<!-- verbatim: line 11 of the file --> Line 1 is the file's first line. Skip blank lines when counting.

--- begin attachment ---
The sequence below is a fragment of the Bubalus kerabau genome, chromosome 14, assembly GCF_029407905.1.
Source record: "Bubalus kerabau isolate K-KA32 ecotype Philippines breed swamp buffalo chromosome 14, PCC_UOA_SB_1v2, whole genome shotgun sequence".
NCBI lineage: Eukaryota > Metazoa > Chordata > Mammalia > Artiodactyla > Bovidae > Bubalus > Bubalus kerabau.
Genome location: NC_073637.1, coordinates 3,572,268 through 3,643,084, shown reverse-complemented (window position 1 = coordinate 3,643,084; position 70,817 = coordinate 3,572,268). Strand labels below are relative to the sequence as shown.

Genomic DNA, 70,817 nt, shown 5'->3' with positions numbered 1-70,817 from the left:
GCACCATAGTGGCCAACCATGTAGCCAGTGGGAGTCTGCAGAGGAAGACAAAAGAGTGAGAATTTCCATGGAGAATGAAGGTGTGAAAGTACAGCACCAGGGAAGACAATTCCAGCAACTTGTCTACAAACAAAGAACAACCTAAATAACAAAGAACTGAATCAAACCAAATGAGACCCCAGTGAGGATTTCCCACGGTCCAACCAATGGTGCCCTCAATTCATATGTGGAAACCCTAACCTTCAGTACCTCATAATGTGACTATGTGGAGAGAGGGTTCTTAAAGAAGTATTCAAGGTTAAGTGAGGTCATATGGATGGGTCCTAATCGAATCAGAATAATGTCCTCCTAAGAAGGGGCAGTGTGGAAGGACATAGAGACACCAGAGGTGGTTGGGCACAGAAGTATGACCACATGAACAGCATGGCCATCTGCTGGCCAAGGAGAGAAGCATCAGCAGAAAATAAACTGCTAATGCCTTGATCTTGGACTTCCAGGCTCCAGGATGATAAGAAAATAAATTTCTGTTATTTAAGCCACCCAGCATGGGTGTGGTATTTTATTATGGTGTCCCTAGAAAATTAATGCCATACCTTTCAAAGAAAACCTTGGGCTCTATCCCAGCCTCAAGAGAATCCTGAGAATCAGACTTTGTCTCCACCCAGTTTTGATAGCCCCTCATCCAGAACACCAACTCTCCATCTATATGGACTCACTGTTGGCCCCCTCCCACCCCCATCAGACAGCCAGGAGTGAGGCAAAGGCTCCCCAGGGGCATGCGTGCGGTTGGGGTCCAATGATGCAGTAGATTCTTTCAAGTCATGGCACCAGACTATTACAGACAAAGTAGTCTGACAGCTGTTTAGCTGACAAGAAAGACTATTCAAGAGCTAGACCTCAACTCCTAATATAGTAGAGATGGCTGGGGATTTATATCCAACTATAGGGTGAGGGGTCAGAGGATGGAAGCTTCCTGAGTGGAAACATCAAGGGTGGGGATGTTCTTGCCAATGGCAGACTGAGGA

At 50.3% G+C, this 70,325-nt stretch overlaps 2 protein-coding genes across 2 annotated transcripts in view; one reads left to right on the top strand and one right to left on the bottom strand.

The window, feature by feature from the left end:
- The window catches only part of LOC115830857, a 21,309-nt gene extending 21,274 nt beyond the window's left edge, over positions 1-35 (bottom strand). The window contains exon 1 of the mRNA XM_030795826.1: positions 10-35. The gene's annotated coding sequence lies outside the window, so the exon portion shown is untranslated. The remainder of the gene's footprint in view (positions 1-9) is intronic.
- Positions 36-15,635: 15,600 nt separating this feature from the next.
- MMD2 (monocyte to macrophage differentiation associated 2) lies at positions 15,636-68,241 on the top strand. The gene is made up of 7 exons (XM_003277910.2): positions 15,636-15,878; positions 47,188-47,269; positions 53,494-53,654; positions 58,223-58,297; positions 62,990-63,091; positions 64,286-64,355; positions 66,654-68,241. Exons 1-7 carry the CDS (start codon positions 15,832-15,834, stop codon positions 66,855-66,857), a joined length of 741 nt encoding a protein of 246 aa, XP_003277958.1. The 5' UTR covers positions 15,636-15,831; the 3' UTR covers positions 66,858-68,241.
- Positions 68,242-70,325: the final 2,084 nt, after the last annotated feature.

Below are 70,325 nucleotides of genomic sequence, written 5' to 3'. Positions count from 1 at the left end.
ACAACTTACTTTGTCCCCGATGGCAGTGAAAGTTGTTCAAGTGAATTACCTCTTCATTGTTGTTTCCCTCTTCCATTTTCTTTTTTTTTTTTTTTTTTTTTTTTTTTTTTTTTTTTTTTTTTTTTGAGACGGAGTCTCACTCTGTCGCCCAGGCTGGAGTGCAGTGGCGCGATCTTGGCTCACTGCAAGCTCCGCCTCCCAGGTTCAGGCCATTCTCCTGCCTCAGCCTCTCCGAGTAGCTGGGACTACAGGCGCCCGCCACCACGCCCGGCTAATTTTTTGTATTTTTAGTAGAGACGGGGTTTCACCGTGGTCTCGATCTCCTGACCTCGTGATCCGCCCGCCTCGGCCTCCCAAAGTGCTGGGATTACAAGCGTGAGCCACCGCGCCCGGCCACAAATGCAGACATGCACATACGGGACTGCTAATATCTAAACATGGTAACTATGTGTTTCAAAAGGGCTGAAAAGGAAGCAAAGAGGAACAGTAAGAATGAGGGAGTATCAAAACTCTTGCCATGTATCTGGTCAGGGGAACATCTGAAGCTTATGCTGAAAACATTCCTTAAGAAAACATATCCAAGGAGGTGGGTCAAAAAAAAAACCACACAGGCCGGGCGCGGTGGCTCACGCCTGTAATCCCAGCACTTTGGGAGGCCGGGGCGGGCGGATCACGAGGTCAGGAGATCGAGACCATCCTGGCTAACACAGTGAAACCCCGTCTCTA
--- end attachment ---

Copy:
- MMD2 (monocyte to macrophage differentiation associated 2) lies at positions 15,636-68,241 on the top strand. The gene is made up of 7 exons (XM_003277910.2): positions 15,636-15,878; positions 47,188-47,269; positions 53,494-53,654; positions 58,223-58,297; positions 62,990-63,091; positions 64,286-64,355; positions 66,654-68,241. Exons 1-7 carry the CDS (start codon positions 15,832-15,834, stop codon positions 66,855-66,857), a joined length of 741 nt encoding a protein of 246 aa, XP_003277958.1. The 5' UTR covers positions 15,636-15,831; the 3' UTR covers positions 66,858-68,241.